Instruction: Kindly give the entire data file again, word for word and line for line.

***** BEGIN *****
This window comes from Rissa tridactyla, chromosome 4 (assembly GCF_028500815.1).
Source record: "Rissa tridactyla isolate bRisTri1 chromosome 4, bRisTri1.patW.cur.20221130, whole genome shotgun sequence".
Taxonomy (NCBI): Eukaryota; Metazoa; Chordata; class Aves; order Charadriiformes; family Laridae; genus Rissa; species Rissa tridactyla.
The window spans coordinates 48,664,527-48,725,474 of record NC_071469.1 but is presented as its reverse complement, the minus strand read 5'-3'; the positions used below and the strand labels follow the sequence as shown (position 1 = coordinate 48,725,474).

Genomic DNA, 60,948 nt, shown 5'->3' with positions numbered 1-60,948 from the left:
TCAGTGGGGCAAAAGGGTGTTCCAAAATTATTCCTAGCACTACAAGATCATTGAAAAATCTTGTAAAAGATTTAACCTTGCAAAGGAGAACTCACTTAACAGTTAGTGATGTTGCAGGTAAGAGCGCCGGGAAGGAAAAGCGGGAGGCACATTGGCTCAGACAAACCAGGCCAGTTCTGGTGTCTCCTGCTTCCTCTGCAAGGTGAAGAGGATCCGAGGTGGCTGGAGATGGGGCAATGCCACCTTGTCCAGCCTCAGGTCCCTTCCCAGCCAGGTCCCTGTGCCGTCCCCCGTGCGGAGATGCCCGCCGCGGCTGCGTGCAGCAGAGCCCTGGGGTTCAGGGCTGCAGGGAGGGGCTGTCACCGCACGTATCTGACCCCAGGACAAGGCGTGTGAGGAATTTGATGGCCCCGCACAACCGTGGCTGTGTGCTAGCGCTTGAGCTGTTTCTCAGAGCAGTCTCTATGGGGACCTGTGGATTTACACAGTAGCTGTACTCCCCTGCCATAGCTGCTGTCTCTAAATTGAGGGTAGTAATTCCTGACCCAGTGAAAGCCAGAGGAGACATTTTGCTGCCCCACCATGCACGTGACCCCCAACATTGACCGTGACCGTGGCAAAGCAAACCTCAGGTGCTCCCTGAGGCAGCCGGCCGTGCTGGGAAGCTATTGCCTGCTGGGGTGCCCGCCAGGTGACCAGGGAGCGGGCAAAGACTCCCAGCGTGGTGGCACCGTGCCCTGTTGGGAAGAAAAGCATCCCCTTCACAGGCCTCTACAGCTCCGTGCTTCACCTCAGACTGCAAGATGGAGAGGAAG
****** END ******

This window comes from Rissa tridactyla, chromosome 4 (assembly GCF_028500815.1).
Source record: "Rissa tridactyla isolate bRisTri1 chromosome 4, bRisTri1.patW.cur.20221130, whole genome shotgun sequence".
Taxonomy (NCBI): Eukaryota; Metazoa; Chordata; class Aves; order Charadriiformes; family Laridae; genus Rissa; species Rissa tridactyla.
The window spans coordinates 48,664,527-48,725,474 of record NC_071469.1 but is presented as its reverse complement, the minus strand read 5'-3'; the positions used below and the strand labels follow the sequence as shown (position 1 = coordinate 48,725,474).

Genomic DNA, 60,948 nt, shown 5'->3' with positions numbered 1-60,948 from the left:
TCAGTGGGGCAAAAGGGTGTTCCAAAATTATTCCTAGCACTACAAGATCATTGAAAAATCTTGTAAAAGATTTAACCTTGCAAAGGAGAACTCACTTAACAGTTAGTGATGTTGCAGGTAAGAGCGCCGGGAAGGAAAAGCGGGAGGCACATTGGCTCAGACAAACCAGGCCAGTTCTGGTGTCTCCTGCTTCCTCTGCAAGGTGAAGAGGATCCGAGGTGGCTGGAGATGGGGCAATGCCACCTTGTCCAGCCTCAGGTCCCTTCCCAGCCAGGTCCCTGTGCCGTCCCCCGTGCGGAGATGCCCGCCGCGGCTGCGTGCAGCAGAGCCCTGGGGTTCAGGGCTGCAGGGAGGGGCTGTCACCGCACGTATCTGACCCCAGGACAAGGCGTGTGAGGAATTTGATGGCCCCGCACAACCGTGGCTGTGTGCTAGCGCTTGAGCTGTTTCTCAGAGCAGTCTCTATGGGGACCTGTGGATTTACACAGTAGCTGTACTCCCCTGCCATAGCTGCTGTCTCTAAATTGAGGGTAGTAATTCCTGACCCAGTGAAAGCCAGAGGAGACATTTTGCTGCCCCACCATGCACGTGACCCCCAACATTGACCGTGACCGTGGCAAAGCAAACCTCAGGTGCTCCCTGAGGCAGCCGGCCGTGCTGGGAAGCTATTGCCTGCTGGGGTGCCCGCCAGGTGACCAGGGAGCGGGCAAAGACTCCCAGCGTGGTGGCACCGTGCCCTGTTGGGAAGAAAAGCATCCCCTTCACAGGCCTCTACAGCTCCGTGCTTCACCTCAGACTGCAAGATGGAGAGGAAG